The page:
To begin there was only the darkness, all pervading and all encompassing. Then slowly, from within, it crystallised into a second state: awareness of the darkness – and for a long time nothing else seemed to matter. It was enough to just have being and consciousness within the darkness. But gradually that changed and there grew a strong sense of urgency – a knowledge that there was something more.
he awareness struggled for comprehension of itself.
With a suddenness that shocked, a dull pain gnawed in from one direction and a wave of nausea rose from nowhere in an irresistible surge. The physical body took over, turning itself and vomiting over and over again. Then there were cool hands and a reassuring voice, but the body was exhausted and darkness came again, taking even the awareness of itself away.
The second time it was easier and the ascent to full consciousness came more naturally, almost like waking from a dream-filled sleep. There was time to accept the fact of the pain, to notice the feel of the rough cloth on naked skin and the strong smell of animals and unwashed humanity. The previous sense of urgency to action seemed somehow less intense. Part of the mind registered automatically that this was due to the effect of some drug, but the strength to fight it was not there. Both body and mind were too weak. Instinctively the mind reached back, searching for the reason to explain its present state.
There was very little there.
He could remember he had been on a ship, fleeing something – what, a battle? Nothing there. Perhaps a battle, because the ship had been badly damaged and unable to maintain Faster Than Light status. A battle would explain the damage. Leave it for now. Follow what was there. Dropping out of FTL, no idea where – could have been in the middle of nowhere and without an operational drive there would have been no way of getting to a planet before the life-support systems failed. But it had not been in the middle of nowhere – can’t have been because there had been a hard landing and an explosion.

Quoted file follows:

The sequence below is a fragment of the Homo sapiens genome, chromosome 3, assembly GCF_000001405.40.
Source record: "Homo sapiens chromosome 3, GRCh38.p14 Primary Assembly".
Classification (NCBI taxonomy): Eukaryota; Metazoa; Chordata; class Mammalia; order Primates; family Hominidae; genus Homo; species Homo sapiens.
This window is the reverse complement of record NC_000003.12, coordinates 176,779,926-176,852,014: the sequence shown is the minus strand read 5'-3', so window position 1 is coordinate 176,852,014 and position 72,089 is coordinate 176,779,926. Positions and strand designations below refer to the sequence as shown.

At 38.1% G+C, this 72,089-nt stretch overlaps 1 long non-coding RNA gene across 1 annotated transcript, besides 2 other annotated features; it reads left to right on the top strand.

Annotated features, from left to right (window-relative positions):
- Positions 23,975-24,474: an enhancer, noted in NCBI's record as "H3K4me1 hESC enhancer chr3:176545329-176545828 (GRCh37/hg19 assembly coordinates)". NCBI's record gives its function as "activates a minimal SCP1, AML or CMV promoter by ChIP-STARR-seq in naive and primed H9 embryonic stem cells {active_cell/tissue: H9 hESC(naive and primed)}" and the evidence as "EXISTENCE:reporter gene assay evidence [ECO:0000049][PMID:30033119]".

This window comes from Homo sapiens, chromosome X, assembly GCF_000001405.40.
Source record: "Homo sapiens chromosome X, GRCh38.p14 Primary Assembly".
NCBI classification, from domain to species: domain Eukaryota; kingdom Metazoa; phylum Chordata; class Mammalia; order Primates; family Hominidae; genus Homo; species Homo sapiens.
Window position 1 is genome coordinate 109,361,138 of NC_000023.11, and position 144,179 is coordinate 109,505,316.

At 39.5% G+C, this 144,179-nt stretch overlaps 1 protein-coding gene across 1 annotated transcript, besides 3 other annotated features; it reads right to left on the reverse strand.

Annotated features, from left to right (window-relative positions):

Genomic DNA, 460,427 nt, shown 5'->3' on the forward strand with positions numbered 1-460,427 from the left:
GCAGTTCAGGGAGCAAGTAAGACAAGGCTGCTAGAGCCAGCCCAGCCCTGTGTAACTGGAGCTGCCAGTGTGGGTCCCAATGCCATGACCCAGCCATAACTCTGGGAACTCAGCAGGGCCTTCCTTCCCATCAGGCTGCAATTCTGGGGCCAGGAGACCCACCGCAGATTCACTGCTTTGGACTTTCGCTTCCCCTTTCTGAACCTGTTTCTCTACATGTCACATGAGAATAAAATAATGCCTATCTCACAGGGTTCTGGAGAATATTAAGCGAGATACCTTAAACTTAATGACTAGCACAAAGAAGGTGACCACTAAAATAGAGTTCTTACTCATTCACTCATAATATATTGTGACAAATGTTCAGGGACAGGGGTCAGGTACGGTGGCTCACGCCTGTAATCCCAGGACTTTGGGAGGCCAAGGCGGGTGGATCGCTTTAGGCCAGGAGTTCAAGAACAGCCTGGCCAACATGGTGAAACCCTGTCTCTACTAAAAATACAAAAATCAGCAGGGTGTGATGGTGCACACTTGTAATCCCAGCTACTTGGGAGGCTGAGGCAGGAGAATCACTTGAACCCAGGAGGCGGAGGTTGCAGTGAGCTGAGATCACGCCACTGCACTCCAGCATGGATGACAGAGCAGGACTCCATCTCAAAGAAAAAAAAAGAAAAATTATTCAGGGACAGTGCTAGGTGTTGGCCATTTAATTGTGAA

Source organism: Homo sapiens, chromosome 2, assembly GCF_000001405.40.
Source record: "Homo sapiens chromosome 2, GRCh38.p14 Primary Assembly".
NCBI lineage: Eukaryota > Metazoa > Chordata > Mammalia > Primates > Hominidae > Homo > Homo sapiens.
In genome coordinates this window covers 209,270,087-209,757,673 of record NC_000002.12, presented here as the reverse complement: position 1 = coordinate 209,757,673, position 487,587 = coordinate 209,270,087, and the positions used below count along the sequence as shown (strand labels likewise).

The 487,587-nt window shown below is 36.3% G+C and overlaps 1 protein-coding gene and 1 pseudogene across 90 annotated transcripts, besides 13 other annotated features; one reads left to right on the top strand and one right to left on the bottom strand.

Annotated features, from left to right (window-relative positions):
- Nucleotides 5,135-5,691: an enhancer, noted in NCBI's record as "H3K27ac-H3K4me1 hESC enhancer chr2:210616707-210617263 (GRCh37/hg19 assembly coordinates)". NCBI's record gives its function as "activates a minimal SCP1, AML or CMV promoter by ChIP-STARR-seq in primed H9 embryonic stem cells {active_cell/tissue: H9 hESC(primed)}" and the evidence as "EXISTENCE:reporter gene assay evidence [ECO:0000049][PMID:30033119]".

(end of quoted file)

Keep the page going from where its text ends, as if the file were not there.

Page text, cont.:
Then there was no more memory – nothing but the blackness.
It was little enough and experience said that the gaps might remain forever or at some time in the future fill in with full and vibrant recall. For now, though, that was all and no struggle to force memory would add anything else. Other things mattered more in that moment. The drug was beginning to lose its hold and the pounding ache in his head which it had kept partly locked away was intensifying. He heard a low groan nearby from someone in pain and he realised with a shock that it was himself.
Other sensations came to awareness. The air temperature was cold. Hands were touching him, lifting his head and trying to force some bitter liquid between his lips. They were trying to drug him again. He turned his head sharply, close to panic at the thought and what it could mean, spitting it out, almost retching at the taste and with a supreme effort of will forced his eyes to open.
It was dark and the only source of light came from a primitive flame-lit lantern hanging from the supporting pole of a low fabric roof. He was in the corner of some kind of make-shift shelter, lying on a crude pallet and covered with blankets of thick, coarse felt that was harsh against his skin but apparently offered some protection from the cold, because his naked body beneath it was warm. An old woman knelt beside him, her face dark and wrinkled, almost grotesque in the dim light. She spooned a noxious-looking brew from a wooden bowl.
Seeing her was a relief and the sense of near-panic receded. If he had been in the hands of his enemies he would be in a much more secure prison than this flimsy shelter and have a far more effective gaoler than this one old woman. For with the fractured memories had come the responsibility of knowing who he was: Avilon Revid, probably the top name in almost every Coalition Security Force list of most wanted.
From The Fated Sky part one of Fortune’s Fools Transgressor Trilogy by E.M. Swift-Hook
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